Predicting the impacts of wind farms on seabirds: An individual-based model

Journal Article

Title: Predicting the impacts of wind farms on seabirds: An individual-based model
Publication Date:
March 01, 2018
Journal: British Ecological Society
Volume: 55
Issue: 2
Pages: 503-515
Publisher: John Wiley and Sons Ltd

Document Access

Website: External Link
Attachment: Access File
(1 MB)


Warwick-Evans, V.; Atkinson, P.; Walkington, I.; Green, J. (2018). Predicting the impacts of wind farms on seabirds: An individual-based model. British Ecological Society, 55(2), 503-515.
  1. Individual‐based models (IBMs) are a powerful tool in predicting the consequences of environmental change on animal populations and supporting evidence‐based decision making for conservation planning.

  2. There are increasing proposals for wind farms in UK waters and seabirds are a vulnerable group, which may be at risk from these developments.

  3. We developed a spatially explicit IBM to investigate the potential impacts of the installation of wind farms in the English Channel and North Sea on body mass, productivity and mortality of a breeding population of Northern gannets for which we have tracking data.

  4. A baseline model with no wind farms accurately represented the status of a sample of tracked gannets at the end of the 90‐day chick‐rearing period, and the behaviour‐time budget was similar to that of tracked gannets.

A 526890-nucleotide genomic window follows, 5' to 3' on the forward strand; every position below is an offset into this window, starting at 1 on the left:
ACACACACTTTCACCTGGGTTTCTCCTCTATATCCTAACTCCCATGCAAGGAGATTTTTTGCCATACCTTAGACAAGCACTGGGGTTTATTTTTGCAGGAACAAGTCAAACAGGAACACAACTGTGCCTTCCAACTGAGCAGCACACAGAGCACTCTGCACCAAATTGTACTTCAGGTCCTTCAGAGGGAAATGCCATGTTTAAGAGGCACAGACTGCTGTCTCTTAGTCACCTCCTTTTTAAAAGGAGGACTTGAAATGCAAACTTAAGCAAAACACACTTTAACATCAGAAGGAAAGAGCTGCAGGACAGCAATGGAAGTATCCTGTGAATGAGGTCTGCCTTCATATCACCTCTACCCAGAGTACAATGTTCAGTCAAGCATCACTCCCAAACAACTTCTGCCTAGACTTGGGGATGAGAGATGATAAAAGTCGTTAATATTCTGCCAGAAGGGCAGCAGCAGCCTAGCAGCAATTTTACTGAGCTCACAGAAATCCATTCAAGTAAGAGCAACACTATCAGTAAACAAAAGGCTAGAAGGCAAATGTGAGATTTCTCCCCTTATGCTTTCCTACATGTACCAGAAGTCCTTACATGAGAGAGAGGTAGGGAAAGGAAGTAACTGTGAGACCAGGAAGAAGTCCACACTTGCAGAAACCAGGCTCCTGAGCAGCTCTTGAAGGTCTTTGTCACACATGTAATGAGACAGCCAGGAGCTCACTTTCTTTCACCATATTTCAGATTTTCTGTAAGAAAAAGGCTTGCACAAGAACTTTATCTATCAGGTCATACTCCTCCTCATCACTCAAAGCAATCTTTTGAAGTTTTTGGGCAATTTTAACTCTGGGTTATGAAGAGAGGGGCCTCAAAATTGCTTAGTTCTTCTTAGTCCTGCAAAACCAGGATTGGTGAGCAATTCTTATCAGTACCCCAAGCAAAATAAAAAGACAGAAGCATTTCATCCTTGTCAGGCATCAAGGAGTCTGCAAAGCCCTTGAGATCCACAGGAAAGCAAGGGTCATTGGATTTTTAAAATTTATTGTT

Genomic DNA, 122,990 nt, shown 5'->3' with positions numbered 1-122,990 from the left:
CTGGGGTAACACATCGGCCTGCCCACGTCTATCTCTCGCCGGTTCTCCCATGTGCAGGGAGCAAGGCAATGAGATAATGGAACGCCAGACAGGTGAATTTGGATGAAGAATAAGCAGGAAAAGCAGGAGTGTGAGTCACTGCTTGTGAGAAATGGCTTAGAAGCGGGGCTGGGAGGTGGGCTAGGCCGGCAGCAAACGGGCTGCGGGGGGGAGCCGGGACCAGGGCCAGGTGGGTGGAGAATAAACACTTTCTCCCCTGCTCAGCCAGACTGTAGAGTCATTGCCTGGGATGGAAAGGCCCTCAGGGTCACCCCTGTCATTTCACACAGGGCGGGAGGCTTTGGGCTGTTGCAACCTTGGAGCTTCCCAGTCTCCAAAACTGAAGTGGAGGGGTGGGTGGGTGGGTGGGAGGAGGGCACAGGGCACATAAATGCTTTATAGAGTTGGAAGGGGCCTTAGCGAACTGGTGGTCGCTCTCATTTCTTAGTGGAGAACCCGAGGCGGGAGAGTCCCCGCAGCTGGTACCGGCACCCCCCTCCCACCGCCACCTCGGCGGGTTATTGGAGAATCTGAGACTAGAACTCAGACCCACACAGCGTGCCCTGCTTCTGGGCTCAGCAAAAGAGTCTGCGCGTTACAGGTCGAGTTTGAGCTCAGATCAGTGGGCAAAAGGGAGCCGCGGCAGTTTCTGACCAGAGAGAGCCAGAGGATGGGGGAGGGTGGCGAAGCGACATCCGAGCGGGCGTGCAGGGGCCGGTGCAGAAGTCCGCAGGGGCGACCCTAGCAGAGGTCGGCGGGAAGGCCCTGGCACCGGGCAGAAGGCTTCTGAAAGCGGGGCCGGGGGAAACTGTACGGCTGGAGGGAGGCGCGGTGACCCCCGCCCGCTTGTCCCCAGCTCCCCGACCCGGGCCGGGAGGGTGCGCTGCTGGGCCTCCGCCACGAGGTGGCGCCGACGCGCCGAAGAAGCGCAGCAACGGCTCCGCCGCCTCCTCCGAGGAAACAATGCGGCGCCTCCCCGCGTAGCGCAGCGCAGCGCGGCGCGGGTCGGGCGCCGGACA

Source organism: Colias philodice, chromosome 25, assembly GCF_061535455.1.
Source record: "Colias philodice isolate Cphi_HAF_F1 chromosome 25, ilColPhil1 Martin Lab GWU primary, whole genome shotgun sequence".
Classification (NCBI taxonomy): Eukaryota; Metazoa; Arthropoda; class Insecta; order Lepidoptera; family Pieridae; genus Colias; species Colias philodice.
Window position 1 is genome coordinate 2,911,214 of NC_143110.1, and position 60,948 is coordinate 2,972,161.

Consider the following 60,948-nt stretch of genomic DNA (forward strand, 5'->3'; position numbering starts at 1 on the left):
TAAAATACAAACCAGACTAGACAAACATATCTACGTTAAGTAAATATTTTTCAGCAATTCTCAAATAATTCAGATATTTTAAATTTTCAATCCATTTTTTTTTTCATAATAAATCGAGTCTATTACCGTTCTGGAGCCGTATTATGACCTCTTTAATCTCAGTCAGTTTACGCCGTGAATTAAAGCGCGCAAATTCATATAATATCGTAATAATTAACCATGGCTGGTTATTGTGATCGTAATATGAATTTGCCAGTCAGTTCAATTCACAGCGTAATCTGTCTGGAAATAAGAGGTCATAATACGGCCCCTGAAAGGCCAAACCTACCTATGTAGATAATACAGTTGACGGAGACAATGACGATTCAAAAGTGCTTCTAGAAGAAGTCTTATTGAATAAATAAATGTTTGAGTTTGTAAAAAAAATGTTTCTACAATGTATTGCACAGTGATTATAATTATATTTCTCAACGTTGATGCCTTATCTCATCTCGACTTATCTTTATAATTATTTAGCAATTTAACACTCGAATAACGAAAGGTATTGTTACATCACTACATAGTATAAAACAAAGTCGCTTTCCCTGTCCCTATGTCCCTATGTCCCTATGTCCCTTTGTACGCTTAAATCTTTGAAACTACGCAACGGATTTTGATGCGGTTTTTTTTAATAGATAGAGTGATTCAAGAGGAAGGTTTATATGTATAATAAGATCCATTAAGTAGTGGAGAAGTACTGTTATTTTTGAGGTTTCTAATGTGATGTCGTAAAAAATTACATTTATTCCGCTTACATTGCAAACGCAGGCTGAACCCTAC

5. Model simulations in the presence of wind farms indicated that installations should have little impact on the gannet population, when either avoidance behaviour or collision risk scenarios were simulated. Furthermore, wind farms would need to be ten times larger or in more highly used areas in order to have population‐level impacts on Alderney's gannets.

  6. Synthesis and applications. Our spatially explicit individual‐based models (IBM) highlight that it is vital to know the colony‐specific foraging grounds of seabirds that may be impacted, when identifying potential wind farm sites, in order to account for cumulative impacts from multiple sites. Avoiding areas highly used for foraging and commuting, and avoiding large‐scale developments should be effective in limiting gannet mortality as a result of collision, competition and energy expenditure. Our IBM provides a robust approach which can be adapted for other seabird populations or to predict the impacts from other types of spatial change in the marine environment.

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